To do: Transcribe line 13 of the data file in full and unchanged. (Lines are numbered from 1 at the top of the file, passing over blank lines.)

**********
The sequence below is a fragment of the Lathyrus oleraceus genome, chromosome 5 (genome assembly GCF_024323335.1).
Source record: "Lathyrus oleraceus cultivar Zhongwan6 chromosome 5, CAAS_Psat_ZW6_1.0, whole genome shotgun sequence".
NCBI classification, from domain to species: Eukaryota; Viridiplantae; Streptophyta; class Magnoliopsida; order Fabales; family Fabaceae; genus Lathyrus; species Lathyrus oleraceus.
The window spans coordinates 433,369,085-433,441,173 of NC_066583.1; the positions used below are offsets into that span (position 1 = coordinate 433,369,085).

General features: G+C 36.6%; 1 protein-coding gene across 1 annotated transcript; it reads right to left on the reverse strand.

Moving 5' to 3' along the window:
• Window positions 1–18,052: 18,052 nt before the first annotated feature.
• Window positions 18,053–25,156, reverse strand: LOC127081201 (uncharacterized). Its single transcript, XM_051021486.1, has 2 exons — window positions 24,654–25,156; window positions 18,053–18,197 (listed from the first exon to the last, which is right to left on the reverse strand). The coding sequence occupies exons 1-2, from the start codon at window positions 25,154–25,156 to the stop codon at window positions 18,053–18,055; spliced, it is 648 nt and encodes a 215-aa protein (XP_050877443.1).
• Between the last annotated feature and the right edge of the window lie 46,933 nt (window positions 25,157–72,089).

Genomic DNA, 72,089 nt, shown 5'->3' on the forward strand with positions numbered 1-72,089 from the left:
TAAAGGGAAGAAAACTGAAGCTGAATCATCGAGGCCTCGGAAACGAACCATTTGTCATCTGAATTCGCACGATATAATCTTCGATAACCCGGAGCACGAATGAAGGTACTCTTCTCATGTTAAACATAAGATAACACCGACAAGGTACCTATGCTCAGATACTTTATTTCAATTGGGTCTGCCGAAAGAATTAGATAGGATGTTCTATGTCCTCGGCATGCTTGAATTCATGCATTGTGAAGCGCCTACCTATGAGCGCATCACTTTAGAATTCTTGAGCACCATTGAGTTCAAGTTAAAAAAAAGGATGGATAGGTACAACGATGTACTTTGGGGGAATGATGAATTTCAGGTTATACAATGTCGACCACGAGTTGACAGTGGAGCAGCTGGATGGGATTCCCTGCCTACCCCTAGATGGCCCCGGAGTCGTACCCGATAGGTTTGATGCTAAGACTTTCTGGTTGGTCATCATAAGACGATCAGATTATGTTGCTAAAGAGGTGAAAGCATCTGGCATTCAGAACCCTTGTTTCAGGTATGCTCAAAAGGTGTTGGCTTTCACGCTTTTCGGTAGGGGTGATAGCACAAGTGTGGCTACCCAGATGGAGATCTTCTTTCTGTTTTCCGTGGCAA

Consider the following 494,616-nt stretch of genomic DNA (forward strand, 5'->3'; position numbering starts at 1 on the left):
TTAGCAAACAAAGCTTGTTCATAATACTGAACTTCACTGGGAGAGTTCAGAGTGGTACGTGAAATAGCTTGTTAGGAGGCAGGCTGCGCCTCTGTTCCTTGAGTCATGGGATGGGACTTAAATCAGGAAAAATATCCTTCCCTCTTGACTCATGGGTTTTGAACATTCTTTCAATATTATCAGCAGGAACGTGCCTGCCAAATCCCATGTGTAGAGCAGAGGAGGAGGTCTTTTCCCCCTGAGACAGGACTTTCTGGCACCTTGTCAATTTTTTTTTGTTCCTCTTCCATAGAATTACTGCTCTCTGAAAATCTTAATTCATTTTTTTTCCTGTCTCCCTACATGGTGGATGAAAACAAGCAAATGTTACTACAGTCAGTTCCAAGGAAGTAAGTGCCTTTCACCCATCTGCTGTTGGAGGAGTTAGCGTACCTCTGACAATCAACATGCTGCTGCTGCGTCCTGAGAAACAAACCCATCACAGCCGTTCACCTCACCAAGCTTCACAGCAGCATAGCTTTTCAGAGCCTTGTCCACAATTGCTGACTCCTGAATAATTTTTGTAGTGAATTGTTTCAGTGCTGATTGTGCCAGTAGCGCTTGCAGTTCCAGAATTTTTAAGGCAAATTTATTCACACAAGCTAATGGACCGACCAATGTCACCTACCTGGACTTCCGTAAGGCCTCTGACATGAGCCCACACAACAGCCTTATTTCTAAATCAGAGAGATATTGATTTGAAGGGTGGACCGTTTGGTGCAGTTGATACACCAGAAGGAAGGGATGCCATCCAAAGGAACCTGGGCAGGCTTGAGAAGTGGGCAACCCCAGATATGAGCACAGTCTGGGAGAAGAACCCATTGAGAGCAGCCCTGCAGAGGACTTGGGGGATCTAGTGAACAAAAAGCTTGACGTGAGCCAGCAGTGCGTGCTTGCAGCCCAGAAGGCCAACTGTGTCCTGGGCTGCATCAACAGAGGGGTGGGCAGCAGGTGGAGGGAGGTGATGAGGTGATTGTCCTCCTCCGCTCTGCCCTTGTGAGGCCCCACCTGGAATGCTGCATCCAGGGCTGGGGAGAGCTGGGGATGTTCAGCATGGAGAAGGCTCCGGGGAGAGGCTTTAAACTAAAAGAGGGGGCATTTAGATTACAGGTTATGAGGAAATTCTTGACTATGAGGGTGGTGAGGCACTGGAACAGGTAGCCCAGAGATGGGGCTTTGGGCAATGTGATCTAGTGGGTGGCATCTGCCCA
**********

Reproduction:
TTAGCAAACAAAGCTTGTTCATAATACTGAACTTCACTGGGAGAGTTCAGAGTGGTACGTGAAATAGCTTGTTAGGAGGCAGGCTGCGCCTCTGTTCCTTGAGTCATGGGATGGGACTTAAATCAGGAAAAATATCCTTCCCTCTTGACTCATGGGTTTTGAACATTCTTTCAATATTATCAGCAGGAACGTGCCTGCCAAATCCCATGTGTAGAGCAGAGGAGGAGGTCTTTTCCCCCTGAGACAGGACTTTCTGGCACCTTGTCAATTTTTTTTTGTTCCTCTTCCATAGAATTACTGCTCTCTGAAAATCTTAATTCATTTTTTTTCCTGTCTCCCTACATGGTGGATGAAAACAAGCAAATGTTACTACAGTCAGTTCCAAGGAAGTAAGTGCCTTTCACCCATCTGCTGTTGGAGGAGTTAGCGTACCTCTGACAATCAACATGCTGCTGCTGCGTCCTGAGAAACAAACCCATCACAGCCGTTCACCTCACCAAGCTTCACAGCAGCATAGCTTTTCAGAGCCTTGTCCACAATTGCTGACTCCTGAATAATTTTTGTAGTGAATTGTTTCAGTGCTGATTGTGCCAGTAGCGCTTGCAGTTCCAGAATTTTTAAGGCAAATTTATTCACACAAGCTAATGGACCGACCAATGTCACCTACCTGGACTTCCGTAAGGCCTCTGACATGAGCCCACACAACAGCCTTATTTCTAAATCAGAGAGATATTGATTTGAAGGGTGGACCGTTTGGTGCAGTTGATACACCAGAAGGAAGGGATGCCATCCAAAGGAACCTGGGCAGGCTTGAGAAGTGGGCAACCCCAGATATGAGCACAGTCTGGGAGAAGAACCCATTGAGAGCAGCCCTGCAGAGGACTTGGGGGATCTAGTGAACAAAAAGCTTGACGTGAGCCAGCAGTGCGTGCTTGCAGCCCAGAAGGCCAACTGTGTCCTGGGCTGCATCAACAGAGGGGTGGGCAGCAGGTGGAGGGAGGTGATGAGGTGATTGTCCTCCTCCGCTCTGCCCTTGTGAGGCCCCACCTGGAATGCTGCATCCAGGGCTGGGGAGAGCTGGGGATGTTCAGCATGGAGAAGGCTCCGGGGAGAGGCTTTAAACTAAAAGAGGGGGCATTTAGATTACAGGTTATGAGGAAATTCTTGACTATGAGGGTGGTGAGGCACTGGAACAGGTAGCCCAGAGATGGGGCTTTGGGCAATGTGATCTAGTGGGTGGCATCTGCCCA